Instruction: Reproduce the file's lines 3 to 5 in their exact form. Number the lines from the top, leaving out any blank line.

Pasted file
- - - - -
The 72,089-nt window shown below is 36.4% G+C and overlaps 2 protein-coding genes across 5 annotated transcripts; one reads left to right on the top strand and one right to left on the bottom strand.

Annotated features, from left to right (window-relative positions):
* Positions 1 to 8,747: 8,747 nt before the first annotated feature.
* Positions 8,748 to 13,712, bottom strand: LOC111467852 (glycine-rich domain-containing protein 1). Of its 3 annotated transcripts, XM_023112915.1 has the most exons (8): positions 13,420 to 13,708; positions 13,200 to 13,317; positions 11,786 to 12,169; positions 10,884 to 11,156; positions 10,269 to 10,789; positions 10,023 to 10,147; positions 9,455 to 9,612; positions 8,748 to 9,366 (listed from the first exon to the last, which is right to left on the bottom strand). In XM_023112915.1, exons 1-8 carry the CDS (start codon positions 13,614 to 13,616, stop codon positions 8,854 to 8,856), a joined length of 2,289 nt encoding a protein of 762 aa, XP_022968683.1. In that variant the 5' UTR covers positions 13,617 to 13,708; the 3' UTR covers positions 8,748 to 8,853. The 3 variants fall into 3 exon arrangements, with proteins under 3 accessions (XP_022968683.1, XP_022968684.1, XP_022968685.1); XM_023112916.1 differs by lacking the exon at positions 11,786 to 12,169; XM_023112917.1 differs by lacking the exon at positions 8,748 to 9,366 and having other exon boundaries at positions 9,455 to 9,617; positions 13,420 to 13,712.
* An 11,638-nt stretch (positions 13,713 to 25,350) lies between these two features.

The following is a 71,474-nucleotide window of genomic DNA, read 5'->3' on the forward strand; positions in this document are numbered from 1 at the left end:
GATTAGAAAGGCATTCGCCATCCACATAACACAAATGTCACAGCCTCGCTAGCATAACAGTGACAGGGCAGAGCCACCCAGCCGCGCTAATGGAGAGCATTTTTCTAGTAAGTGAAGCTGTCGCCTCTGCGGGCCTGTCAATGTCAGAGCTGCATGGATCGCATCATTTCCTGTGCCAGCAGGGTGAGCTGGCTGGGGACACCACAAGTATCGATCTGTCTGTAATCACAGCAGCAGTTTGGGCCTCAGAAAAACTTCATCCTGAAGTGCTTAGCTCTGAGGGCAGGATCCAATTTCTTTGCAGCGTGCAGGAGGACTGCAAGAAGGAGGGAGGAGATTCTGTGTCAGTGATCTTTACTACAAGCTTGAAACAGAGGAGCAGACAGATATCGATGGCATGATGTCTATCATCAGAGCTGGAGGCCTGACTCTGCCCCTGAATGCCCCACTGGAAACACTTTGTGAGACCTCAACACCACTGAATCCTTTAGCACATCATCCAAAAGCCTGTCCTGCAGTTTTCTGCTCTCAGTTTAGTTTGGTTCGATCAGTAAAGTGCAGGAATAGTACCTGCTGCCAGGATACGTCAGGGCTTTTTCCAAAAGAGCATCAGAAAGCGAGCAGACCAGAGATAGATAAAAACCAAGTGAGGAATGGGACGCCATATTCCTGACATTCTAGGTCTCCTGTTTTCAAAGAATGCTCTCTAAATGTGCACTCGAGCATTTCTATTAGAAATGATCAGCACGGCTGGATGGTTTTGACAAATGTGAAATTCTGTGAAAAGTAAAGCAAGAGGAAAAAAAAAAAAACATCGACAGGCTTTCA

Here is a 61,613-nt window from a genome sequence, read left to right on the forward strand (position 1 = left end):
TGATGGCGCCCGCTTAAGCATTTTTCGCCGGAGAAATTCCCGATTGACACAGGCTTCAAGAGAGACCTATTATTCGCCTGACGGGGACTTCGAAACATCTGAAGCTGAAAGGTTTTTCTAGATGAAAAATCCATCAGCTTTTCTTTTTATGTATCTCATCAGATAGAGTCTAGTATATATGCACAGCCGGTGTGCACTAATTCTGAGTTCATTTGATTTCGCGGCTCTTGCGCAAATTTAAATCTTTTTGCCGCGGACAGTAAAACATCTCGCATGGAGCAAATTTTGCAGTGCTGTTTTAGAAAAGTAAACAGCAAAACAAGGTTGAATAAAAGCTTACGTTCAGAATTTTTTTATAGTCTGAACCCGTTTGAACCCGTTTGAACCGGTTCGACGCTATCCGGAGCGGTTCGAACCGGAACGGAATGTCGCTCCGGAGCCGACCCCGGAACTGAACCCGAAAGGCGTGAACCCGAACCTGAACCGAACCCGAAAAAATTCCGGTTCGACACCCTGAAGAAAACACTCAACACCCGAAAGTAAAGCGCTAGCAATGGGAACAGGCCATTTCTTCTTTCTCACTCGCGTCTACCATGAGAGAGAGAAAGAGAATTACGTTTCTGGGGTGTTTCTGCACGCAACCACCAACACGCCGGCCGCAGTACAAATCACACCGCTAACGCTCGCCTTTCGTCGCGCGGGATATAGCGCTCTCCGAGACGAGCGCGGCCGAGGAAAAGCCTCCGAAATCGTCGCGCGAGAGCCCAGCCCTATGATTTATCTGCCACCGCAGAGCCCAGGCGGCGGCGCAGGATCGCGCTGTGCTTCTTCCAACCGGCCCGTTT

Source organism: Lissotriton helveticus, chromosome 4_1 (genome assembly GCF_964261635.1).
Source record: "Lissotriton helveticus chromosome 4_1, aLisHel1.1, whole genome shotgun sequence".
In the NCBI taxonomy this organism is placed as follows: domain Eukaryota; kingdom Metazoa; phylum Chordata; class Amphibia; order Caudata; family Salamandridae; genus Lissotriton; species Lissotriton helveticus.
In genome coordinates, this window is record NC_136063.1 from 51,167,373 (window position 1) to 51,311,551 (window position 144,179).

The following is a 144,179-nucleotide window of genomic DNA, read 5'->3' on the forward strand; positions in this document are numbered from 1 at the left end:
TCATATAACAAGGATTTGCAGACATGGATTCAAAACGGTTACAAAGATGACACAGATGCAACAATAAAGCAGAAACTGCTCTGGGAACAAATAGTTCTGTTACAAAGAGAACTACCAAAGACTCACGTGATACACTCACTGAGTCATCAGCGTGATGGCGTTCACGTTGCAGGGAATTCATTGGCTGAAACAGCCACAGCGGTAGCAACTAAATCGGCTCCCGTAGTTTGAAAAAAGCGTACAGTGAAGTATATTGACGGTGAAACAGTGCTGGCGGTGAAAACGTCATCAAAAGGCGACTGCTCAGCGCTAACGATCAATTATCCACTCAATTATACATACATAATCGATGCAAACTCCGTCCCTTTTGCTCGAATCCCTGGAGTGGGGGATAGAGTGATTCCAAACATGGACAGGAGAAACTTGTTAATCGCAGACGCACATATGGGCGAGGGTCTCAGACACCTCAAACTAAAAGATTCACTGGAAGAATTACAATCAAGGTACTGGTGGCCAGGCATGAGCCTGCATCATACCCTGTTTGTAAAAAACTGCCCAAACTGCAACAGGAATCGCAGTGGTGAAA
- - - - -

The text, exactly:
* Positions 1 to 8,747: 8,747 nt before the first annotated feature.
* Positions 8,748 to 13,712, bottom strand: LOC111467852 (glycine-rich domain-containing protein 1). Of its 3 annotated transcripts, XM_023112915.1 has the most exons (8): positions 13,420 to 13,708; positions 13,200 to 13,317; positions 11,786 to 12,169; positions 10,884 to 11,156; positions 10,269 to 10,789; positions 10,023 to 10,147; positions 9,455 to 9,612; positions 8,748 to 9,366 (listed from the first exon to the last, which is right to left on the bottom strand). In XM_023112915.1, exons 1-8 carry the CDS (start codon positions 13,614 to 13,616, stop codon positions 8,854 to 8,856), a joined length of 2,289 nt encoding a protein of 762 aa, XP_022968683.1. In that variant the 5' UTR covers positions 13,617 to 13,708; the 3' UTR covers positions 8,748 to 8,853. The 3 variants fall into 3 exon arrangements, with proteins under 3 accessions (XP_022968683.1, XP_022968684.1, XP_022968685.1); XM_023112916.1 differs by lacking the exon at positions 11,786 to 12,169; XM_023112917.1 differs by lacking the exon at positions 8,748 to 9,366 and having other exon boundaries at positions 9,455 to 9,617; positions 13,420 to 13,712.
* An 11,638-nt stretch (positions 13,713 to 25,350) lies between these two features.